Bellefontaine Cemetery and Arboretum Sustainability Statement

As both a historic institution and an active cemetery, we understand the value of preserving the past and conserving it for future generations. As our motto (‘Yesterday. Today. Forever.’) suggests, ‘Forever’ extends beyond our gates into our local and global communities.  As such, we proactively embrace a long-term vision of environmental stewardship driven by our ethical standards. We hope to minimize our negative footprint while maximizing our positive impact on our neighborhood and city.

In 2018, Bellefontaine Cemetery and Arboretum (BCA) joined the St. Louis Green Business Challenge (STLBC)—a local organization run through the Missouri Botanical Garden that assists local businesses, non-profit organizations, and municipalities to move towards more environmentally friendly operations. We started at the Apprentice Level during our first year and have since graduated to the Leadership Level and now are proud to have reached the Innovator Level. Through our partnership with STLGBC, we have been able to audit and overhaul many outdated systems. At BCA, we see our commitment to sustainability through three primary lenses: 1) Landscape Management and Biodiversity, 2) Energy Reduction and Resource Conservation, and 3) End-of-Life Services.

Landscape Management and Biodiversity:

Bellefontaine Cemetery and Arboretum comprises 314 acres of rolling hills, towering trees, enchanting gardens, and thousands of monuments. As a Level II Accredited Arboretum, our mission is to support and enhance the cemetery as a place of perpetual commemoration. We are implementing sustainable landscape management efforts to reduce irrigation usage, switch to eco-friendly fuel, decrease overall fuel consumption, and increase biodiversity.

Above: Sunflowers provide ornamental cheer to the landscape and habitat for pollinators and wildlife.

In the effort to reduce water usage and mitigate stormwater runoff, we have:

  • Minimized gardens that require irrigation.
  • Transitioned to using majority native plant species that require less water to maintain and uptake water more efficiently in heavy rainfall.
  • Redirected water from the sewer system by working with the St. Louis Metropolitan Sewer District (MSD) to install native plant bioswales that absorb excess rainwater.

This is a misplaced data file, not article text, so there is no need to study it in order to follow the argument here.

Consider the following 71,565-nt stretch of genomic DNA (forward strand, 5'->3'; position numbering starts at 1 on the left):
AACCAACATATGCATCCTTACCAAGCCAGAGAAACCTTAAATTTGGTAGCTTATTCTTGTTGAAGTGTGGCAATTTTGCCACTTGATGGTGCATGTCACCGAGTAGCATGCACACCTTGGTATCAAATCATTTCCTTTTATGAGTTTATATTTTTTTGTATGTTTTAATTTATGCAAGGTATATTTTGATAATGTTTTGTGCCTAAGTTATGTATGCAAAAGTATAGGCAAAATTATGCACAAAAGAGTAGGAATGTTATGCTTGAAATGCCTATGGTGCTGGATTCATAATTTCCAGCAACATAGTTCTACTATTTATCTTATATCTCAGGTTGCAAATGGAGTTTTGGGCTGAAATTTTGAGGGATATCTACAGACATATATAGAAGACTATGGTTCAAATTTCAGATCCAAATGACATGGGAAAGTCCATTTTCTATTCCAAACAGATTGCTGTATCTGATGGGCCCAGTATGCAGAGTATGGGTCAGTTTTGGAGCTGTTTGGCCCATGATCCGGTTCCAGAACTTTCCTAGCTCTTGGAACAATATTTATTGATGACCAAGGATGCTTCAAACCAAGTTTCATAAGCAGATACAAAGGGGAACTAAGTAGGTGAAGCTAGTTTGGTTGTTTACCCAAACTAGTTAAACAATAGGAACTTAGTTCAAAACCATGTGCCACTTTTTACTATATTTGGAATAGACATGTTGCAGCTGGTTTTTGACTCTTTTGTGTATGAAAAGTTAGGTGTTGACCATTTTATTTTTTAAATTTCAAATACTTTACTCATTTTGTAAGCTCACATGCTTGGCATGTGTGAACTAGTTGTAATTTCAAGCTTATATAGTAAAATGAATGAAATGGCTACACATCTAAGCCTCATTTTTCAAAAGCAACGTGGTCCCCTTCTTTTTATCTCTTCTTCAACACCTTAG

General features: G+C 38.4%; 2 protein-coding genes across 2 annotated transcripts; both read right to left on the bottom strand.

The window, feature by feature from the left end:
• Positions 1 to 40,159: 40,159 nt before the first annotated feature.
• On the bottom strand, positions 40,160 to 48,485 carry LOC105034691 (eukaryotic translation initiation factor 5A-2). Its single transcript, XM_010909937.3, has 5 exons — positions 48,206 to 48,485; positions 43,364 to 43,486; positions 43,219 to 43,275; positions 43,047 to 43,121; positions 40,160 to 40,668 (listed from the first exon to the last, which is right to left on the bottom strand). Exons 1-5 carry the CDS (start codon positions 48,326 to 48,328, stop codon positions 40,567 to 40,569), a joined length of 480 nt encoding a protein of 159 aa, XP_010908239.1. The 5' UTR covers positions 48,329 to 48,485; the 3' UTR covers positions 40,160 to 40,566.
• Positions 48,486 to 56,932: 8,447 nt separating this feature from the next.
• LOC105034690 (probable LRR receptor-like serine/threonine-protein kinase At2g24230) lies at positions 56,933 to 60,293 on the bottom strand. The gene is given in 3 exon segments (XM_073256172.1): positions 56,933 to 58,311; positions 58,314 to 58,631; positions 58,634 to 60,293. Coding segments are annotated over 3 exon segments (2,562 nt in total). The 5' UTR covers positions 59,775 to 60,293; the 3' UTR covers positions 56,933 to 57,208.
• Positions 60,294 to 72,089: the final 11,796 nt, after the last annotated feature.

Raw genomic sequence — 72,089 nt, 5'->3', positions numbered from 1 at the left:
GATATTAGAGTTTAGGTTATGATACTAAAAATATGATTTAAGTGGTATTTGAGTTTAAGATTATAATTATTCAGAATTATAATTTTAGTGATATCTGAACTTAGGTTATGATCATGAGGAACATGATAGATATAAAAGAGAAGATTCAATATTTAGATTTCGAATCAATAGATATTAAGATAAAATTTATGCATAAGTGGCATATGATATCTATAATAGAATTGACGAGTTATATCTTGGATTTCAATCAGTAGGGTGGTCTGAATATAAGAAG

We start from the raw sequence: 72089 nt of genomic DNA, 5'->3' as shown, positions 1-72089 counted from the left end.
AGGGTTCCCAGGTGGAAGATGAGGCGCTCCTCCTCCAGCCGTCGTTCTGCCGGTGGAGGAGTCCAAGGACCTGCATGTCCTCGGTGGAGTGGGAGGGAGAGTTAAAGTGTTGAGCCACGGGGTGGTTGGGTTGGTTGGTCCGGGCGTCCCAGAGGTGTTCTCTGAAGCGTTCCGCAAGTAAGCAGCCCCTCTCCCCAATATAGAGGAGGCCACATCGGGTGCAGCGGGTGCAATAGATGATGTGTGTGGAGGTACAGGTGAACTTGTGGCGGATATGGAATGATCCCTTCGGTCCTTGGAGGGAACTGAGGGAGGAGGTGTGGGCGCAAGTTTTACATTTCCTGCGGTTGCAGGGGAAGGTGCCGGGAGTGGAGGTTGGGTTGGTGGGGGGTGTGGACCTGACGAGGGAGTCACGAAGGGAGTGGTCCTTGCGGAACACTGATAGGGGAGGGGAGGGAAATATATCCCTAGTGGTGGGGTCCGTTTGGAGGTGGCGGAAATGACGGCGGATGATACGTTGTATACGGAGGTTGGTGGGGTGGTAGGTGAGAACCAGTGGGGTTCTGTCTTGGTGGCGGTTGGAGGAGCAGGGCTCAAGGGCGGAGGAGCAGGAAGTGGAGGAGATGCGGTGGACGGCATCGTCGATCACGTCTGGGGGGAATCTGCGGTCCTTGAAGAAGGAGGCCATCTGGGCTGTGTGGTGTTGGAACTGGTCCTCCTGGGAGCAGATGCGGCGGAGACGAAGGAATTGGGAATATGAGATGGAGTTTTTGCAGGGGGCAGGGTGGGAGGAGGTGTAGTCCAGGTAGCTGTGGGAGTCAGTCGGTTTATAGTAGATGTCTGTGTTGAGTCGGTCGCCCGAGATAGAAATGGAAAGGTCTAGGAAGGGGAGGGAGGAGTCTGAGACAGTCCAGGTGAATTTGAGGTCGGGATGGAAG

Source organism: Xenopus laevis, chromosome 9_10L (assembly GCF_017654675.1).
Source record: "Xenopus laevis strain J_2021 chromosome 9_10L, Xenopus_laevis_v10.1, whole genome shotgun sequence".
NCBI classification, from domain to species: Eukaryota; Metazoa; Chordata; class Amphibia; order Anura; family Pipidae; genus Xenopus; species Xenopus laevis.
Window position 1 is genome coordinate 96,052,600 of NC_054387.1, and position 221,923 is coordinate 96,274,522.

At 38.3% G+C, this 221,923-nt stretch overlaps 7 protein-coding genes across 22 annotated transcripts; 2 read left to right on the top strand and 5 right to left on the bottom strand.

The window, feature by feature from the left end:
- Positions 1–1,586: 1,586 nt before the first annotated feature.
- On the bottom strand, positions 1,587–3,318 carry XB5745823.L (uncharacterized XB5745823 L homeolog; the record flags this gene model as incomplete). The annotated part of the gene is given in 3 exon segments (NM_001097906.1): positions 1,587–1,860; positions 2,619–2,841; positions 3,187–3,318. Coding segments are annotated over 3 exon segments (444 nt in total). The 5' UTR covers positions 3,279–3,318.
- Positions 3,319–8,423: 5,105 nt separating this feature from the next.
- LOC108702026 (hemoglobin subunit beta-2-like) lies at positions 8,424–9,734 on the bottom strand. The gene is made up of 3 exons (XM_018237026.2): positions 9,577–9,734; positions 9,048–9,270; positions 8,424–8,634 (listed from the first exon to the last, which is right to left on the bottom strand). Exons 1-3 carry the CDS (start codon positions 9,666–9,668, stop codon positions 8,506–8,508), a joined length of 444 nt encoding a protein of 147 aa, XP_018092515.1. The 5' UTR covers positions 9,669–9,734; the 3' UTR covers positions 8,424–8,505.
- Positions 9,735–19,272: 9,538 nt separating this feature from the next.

To reduce the negative impact of mowing, we have:

  • Switched from using gasoline fuel to more efficient propane fuel.
  • Changed our mowing height to 3.5” to save vertical space for wildflower blooms, thus diversifying our lawn and providing more food sources for pollinators.
  • Began mulching grass clippings and leaves directly on the ground to provide necessary organic matter for soil health and reduce other equipment and fuel usage.
  • Transitioned conventional mown turf surfaces to native plant communities. These require less irrigation, chemicals, and mowing emissions and increase water infiltration and reduce surface water runoff.  Additionally, they provide a habitat for pollinators, birds, and animals residing on the property.

To decrease significant delivery travel, we have:

  • Started saving our green waste (stumps, wood chips, and weeds) to convert into mulch that we use on-site, eliminating the need for regular semi-truck deliveries of mulch and large waste bin removal. This practice alone diverts one metric ton of CO2 out of the atmosphere every year.

To encourage biodiversity and provide wildlife habitat, we have:

  • Made a consistent effort to plant native trees, shrubs, and perennials to provide food and shelter for our native fauna.
  • Built and maintained a clean stream and planted lakeshore beds to provide sanctuary for aquatic wildlife, native and migratory birds.
  • Intentionally left standing dead trees and felled trees in designated areas for woodland species habitat.
  • Eliminated using herbicides in our mown areas to cultivate the most biodiverse lawn possible.

Energy Reduction and Resource Conservation:

In addition to the changes we have made to our outdoor space, we’ve made that same commitment to making our building spaces as efficient and clean as possible. Some ways we have worked to reduce our energy consumption and conserve valuable resources include:

  • Transitioning our offices and chapel to LED lighting, using the Ameren Small Business Incentive Program. This change alone helps us save over 50,000kWh annually.
  • Installing programmable thermostats in all of our climate-controlled areas.
  • Educating our staff on proper recycling practices.
  • Hiring Recycling on the Go for larger events, for properly sorted compost and recycling.
  • Prioritizing the purchase of electric and hybrid vehicles to set a precedent for future purchasing.
Above: Horticultural staff and volunteers seeding Evergreen Meadow in the wintertime with native grasses and wildflowers.